A Ventura County man who says he was molested by a priest four decades ago sued 10 of California's 11 Roman Catholic dioceses Tuesday, alleging they joined in a coverup of priests' abuse of children.
The lawsuit filed in Los Angeles County Superior Court by Thomas Emens, 50, of Camarillo, asks for a court order requiring the dioceses to release the names and alleged history of abuse of all priests accused of molesting children.
San Francisco Bay Area dioceses named as defendants include the Archdiocese of San Francisco and the dioceses of Santa Rosa, Oakland, San Jose and Monterey.
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The California Catholic Conference, a policy-making body made up of California bishops, is also named, along with all other California dioceses except the Diocese of Stockton.
Michael Reck, a lawyer for Emens, said, "The most important reason for filing this lawsuit is to force the dioceses to disclose what they knew and when they knew it about each of the offenders.
"The identification of the offenders will allow survivors to heal and will allow children to be protected," the attorney said.
Emens, who now works for a local university, alleges he was a victim of "unpermitted sexual contact" by Monsignor Thomas Mohan at his parish in Anaheim between 1978 and 1980, when Emens was 10 to 12 years old.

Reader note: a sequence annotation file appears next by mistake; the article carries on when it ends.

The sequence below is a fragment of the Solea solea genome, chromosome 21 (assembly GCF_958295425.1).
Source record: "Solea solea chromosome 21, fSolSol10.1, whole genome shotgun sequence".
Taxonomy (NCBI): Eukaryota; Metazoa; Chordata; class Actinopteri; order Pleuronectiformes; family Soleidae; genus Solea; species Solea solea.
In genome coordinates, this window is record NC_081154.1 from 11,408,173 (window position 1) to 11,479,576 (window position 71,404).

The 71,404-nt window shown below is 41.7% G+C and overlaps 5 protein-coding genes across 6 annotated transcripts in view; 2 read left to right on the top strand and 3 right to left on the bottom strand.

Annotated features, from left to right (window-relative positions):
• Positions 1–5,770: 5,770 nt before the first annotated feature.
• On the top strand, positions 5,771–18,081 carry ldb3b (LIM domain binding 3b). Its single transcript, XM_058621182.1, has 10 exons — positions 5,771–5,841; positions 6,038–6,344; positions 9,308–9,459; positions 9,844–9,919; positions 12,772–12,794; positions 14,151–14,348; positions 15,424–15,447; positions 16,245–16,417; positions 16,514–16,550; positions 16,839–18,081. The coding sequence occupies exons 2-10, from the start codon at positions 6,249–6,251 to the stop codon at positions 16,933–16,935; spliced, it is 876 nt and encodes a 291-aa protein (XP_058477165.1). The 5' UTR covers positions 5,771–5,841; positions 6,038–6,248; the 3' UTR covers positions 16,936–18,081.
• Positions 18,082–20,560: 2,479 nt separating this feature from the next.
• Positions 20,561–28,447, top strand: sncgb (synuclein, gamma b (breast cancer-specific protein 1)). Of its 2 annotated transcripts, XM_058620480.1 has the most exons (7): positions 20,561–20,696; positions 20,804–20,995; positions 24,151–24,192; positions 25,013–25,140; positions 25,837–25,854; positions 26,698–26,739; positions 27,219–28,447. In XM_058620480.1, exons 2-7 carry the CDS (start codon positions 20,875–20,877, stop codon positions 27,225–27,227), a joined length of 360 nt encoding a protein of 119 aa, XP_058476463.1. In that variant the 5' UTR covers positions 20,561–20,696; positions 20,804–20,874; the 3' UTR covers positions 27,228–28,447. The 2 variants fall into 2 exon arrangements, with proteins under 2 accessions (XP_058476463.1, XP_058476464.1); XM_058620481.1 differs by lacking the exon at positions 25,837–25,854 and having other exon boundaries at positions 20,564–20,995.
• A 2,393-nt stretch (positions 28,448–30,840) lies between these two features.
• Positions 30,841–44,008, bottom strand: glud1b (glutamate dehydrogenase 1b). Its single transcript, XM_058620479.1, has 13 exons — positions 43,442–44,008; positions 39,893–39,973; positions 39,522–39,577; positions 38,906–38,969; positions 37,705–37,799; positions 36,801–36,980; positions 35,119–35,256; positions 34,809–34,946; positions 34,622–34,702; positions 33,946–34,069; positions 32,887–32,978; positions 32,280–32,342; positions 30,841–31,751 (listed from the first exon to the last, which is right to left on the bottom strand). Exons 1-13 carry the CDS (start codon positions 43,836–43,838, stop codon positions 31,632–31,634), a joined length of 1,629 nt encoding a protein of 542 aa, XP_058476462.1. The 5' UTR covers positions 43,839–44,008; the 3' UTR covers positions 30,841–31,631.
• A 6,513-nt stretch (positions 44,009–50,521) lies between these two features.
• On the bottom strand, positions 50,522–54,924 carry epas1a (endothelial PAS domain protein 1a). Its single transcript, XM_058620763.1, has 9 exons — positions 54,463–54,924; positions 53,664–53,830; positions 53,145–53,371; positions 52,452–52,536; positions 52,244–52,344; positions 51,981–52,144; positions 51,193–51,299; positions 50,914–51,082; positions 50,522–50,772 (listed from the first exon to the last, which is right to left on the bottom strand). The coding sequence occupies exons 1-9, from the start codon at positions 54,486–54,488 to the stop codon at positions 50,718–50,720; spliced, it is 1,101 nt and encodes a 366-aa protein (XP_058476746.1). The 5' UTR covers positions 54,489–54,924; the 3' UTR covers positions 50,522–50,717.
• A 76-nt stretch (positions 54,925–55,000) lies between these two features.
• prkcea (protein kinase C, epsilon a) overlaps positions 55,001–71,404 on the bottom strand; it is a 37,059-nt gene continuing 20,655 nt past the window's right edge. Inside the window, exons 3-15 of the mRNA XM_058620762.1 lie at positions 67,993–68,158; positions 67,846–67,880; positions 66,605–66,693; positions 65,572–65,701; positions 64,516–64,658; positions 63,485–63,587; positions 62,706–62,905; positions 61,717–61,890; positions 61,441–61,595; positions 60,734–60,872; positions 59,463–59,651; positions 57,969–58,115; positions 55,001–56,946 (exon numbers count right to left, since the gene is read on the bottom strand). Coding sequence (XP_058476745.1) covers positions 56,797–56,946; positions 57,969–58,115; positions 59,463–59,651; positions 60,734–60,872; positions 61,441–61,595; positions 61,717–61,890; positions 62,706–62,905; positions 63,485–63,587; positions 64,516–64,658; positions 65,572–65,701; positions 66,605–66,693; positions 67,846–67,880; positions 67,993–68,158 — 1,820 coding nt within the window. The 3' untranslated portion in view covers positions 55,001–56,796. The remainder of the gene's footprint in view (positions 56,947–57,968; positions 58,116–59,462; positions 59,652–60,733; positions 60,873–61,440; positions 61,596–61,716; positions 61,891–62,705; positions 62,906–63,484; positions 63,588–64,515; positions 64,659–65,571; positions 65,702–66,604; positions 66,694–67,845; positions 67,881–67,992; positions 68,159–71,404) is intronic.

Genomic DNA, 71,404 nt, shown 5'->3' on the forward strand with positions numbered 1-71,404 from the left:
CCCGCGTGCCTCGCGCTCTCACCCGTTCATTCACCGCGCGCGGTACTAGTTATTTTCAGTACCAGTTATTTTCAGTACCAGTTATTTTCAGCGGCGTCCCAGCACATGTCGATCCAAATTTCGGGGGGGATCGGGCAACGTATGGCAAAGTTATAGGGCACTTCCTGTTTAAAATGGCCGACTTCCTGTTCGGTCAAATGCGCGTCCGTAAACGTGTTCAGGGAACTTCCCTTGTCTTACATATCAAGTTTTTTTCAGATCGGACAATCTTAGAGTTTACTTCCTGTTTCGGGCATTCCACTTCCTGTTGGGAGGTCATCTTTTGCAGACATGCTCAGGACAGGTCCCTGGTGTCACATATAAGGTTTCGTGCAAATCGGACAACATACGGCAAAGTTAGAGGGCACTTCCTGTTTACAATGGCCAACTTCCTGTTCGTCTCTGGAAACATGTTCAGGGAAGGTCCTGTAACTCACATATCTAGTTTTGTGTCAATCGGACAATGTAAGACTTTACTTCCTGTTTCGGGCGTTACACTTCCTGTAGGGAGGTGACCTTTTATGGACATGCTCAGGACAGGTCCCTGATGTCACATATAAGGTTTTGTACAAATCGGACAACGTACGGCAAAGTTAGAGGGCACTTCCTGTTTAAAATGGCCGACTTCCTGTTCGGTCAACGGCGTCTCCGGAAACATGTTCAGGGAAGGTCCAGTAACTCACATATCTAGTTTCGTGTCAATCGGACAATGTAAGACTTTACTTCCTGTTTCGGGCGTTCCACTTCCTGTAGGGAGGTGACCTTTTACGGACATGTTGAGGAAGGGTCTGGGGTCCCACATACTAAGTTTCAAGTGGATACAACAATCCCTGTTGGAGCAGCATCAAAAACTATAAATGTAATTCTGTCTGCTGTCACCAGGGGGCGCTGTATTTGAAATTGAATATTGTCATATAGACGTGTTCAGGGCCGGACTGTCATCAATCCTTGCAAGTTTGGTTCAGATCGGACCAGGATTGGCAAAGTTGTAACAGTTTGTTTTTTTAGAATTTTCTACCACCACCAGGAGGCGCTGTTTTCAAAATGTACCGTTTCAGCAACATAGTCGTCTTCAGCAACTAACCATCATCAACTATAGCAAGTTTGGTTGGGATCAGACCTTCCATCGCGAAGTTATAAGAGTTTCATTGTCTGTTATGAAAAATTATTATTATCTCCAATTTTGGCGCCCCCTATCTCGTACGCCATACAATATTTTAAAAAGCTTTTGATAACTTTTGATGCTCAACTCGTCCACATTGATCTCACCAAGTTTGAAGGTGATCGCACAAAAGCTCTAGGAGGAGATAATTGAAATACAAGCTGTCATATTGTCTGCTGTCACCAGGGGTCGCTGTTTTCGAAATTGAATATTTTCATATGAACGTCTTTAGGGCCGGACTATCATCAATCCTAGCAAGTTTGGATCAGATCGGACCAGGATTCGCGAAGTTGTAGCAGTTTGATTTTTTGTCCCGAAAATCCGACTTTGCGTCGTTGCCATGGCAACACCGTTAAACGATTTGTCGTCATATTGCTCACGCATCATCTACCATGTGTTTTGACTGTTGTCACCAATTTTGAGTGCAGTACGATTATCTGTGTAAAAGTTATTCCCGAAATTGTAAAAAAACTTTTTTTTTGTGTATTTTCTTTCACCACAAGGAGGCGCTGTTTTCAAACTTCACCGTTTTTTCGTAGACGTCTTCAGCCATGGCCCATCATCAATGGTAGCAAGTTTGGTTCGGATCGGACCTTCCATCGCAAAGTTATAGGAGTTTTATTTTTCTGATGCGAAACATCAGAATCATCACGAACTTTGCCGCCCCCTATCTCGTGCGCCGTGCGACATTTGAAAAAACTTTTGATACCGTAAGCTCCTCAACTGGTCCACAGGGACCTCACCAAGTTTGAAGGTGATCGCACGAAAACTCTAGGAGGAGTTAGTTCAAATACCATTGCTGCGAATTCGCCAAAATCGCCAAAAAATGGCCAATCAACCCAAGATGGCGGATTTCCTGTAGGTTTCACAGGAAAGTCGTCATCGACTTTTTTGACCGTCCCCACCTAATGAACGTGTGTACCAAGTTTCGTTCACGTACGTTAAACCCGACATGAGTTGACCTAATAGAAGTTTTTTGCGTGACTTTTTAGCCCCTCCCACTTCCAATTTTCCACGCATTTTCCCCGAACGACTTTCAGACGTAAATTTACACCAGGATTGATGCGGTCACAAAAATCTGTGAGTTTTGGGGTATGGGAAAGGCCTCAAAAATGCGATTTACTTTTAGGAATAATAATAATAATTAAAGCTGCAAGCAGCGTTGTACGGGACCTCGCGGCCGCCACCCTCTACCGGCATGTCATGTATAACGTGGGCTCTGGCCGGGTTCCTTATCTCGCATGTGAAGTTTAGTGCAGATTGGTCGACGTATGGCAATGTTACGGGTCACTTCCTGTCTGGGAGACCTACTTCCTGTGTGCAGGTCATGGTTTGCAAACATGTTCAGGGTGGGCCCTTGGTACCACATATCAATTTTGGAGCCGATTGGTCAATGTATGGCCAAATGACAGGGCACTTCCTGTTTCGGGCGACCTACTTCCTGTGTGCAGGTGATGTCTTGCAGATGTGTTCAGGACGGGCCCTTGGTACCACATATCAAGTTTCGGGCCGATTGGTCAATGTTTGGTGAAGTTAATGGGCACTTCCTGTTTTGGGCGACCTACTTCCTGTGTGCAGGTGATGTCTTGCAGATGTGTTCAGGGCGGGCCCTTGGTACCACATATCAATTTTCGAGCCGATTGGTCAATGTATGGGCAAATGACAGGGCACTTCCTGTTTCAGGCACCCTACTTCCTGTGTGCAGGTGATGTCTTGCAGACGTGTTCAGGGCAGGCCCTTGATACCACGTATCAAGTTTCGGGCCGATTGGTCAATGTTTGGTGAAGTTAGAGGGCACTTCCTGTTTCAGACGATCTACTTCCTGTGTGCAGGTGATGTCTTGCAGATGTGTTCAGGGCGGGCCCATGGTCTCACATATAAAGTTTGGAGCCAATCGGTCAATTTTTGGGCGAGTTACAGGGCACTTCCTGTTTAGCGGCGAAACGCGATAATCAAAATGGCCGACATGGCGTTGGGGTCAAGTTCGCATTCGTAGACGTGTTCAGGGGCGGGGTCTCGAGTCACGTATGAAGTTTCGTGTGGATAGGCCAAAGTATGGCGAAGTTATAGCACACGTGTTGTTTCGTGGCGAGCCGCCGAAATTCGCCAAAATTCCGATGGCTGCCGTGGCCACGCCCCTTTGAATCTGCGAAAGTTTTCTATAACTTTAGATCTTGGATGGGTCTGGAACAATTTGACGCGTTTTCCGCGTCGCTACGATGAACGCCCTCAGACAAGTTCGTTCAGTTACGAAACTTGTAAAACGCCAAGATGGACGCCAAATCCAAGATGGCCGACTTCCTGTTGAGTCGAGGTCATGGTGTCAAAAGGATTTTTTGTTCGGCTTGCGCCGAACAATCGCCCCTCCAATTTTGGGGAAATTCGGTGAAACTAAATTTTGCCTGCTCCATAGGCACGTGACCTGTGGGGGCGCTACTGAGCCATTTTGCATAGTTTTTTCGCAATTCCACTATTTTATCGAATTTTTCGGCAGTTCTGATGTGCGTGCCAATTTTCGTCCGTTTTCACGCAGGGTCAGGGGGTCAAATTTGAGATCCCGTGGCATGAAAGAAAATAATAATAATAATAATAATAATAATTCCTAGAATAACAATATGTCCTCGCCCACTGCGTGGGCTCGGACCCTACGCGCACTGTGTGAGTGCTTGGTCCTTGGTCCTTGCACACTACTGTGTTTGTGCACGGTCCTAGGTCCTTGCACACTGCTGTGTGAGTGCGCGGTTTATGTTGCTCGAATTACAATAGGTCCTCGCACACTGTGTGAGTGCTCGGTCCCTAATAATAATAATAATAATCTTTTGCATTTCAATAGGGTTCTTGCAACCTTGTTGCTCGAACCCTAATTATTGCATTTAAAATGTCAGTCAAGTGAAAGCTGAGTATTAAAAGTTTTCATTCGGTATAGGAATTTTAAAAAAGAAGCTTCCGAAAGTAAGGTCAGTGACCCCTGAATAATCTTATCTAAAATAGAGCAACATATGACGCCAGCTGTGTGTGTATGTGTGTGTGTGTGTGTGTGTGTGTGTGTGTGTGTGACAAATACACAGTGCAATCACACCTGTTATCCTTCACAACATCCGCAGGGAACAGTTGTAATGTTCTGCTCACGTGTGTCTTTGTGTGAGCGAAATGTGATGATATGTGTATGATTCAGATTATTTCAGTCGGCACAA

Mohan died in 2002 at the age of 92. The Archdiocese of Chicago, where Mohan worked from 1938 to 1972, is also a defendant.
The lawsuit includes claims of civil conspiracy, public nuisance and private nuisance. It alleges the dioceses and the bishops' conference concealed sexual assaults and the offenders' identities, protected priests from prosecution and transferred them to new locations without warning parishioners or the public.
In addition to asking for disclosure of the identities of those accused, the lawsuit asks for a court order requiring the dioceses to stop illegal practices and develop better policies to protect children.
Reck said his law firm has previously used the unusual public nuisance claim in abuse lawsuits in Minnesota and New York and believes it is an appropriate legal doctrine.
"It is the claim that applies to ongoing harm and ongoing danger to the public. What stops it is an order from the court," he said.
Reck said the Diocese of Stockton was not included in the lawsuit because it recently went through a Chapter 11 bankruptcy procedure to reorganize its finances to deal with abuse lawsuits, and would have been more complicated to sue.
The California Catholic Conference issued a statement that did not address the lawsuit directly, but maintained that the dioceses took strong steps to protect children beginning in 2003.
"Every diocese in California has instituted fingerprinting and background checks for priests, staff and any volunteers working around children and young people. All of them offer Safe Environment programs to train students and staff in identifying and preventing abuse.
"Every diocese has adopted a 'zero tolerance' standard to make sure no one with a credible accusation of abusing children is allowed to function as a priest and all dioceses have an Independent Review Board, primarily consisting of lay persons, to advise bishops on whether or not an accused priest would be allowed to return to ministry," the conference said.
The statement concluded, "These measures have been effective. Allegations of abuse have been rare since 2003, responded to and uniformly reported, but we know we can never be complacent.